Coke, Pepsi, Kraft, McDonald's, Wendy's, Intuit, Reed-Elsevier, and others have dropped their membership in the American Legislative Exchange Council (ALEC).

Click here to tell other firms bankrolling ALEC to do the same.

ALEC Board of Scholars

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Learn more about corporations VOTING to rewrite our laws.

About ALEC

ALEC is corporate bill mill. It is not just a lobby or a front group; it is much more powerful than that. Through ALEC, corporations hand state legislators their wishlists to benefit their bottom line. Corporations fund almost all of ALEC's operations. They pay for a seat on ALEC task forces where corporate lobbyists and special interest reps vote with elected officials to approve “model” bills. ALEC legislative leaders are tasked with a duty to get the bills introduced and passed; ALEC members introduce the bills in statehouses as their own brilliant ideas—without disclosing that corporations pre-voted on them with politicians behind closed doors at ALEC resort meetings. ALEC boasts that it has over 1,000 of these bills introduced by legislative members every year, and more than 20% become legally binding. ALEC describes itself as a “unique,” “unparalleled” and “unmatched” organization. It might be right. It is as if a state legislature had been reconstituted, yet corporations had pushed the people out the door. Learn more at the Center for Media and Democracy's ALECexposed.org, and check out breaking news on our PRWatch.org site.


The ALEC Board of Scholars includes[1]:

  • Stephen Moore - Founder of the Club for Growth and member of the Wall Street Journal editorial board[8] who has been called "a voodoo economist";[9] and formerly: Senior Fellow at the Cato Institute, senior economist at the Joint Economic Committee under Chairman Dick Armey (TX) and Grover M. Hermann Fellow in Budgetary Affairs at the Heritage Foundation.[10]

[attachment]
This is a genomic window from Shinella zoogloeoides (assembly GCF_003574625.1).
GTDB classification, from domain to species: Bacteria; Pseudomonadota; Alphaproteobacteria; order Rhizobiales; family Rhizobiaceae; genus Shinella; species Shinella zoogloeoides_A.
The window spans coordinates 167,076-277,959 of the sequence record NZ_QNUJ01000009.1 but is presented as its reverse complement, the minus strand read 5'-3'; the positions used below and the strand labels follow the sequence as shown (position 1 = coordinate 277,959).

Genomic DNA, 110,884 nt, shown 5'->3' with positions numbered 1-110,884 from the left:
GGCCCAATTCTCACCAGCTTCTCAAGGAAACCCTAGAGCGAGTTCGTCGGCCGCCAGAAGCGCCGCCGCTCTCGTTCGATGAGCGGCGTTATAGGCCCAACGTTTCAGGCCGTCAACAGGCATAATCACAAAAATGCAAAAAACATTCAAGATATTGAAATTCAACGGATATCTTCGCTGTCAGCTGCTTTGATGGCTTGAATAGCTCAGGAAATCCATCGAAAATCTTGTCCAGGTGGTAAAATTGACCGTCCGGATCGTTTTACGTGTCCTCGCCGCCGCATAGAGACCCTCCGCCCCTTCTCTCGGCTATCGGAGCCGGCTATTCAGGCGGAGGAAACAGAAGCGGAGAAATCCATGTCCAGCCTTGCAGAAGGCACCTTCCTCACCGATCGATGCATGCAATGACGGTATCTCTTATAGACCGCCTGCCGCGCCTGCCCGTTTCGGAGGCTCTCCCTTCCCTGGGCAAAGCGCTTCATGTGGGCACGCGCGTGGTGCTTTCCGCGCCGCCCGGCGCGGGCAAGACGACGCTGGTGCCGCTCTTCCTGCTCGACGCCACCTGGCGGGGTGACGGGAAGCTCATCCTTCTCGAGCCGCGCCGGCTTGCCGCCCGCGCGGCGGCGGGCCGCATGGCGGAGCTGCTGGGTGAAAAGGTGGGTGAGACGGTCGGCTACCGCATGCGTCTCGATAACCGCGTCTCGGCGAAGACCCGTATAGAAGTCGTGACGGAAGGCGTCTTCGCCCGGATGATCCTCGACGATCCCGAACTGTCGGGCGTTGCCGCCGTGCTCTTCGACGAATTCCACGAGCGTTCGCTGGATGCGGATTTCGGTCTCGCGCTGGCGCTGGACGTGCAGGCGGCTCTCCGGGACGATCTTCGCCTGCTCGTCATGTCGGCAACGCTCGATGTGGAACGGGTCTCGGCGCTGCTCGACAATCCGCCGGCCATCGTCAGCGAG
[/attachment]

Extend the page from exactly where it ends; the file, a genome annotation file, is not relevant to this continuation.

• Victor Schwartz - Partner at the Washington D.C. offices of Shook, Hardy & Bacon, LLP -- a law and lobbying firm that has represented big tobacco companies such as Philip Morris (now Altria Group),[11] big pharmaceutical companies such as Bristol-Myers Squibb and GlaxoSmithKline,[12] and big technology companies such as Sprint Nextel,[13] Microsoft[14] and Sony.[15] He has been very active in the arena of tort reform and has been called "the undisputed king of tort reform."<refname="terrycarter">Terry Carter Piecemeal Tort Reform, ABA Journal, December 2001</ref> and considered one of Washington, D.C.'s 50 top lobbyists;[16] Formerly a lawyer and lobbyist at Crowell & Moring for 21 years;<refname="terrycarter"/> Director of the Federal Insurance Administration from 1978-1980, and a professor and dean at the University of Cincinnati College of Law.[17]

Scholars' Connections to Charles and David Koch

  • Bob Williams is a visiting fellow with George Mason University’s Mercatus Center State and Local Policy Project, a Charles Koch-funded project, to the tune of over $9 million since 2002.[30]

Articles and resources

Related SourceWatch articles

External resources

External articles

References

  1. American Legislative Exchange Council, Board of Scholars, organizational website, accessed May 2011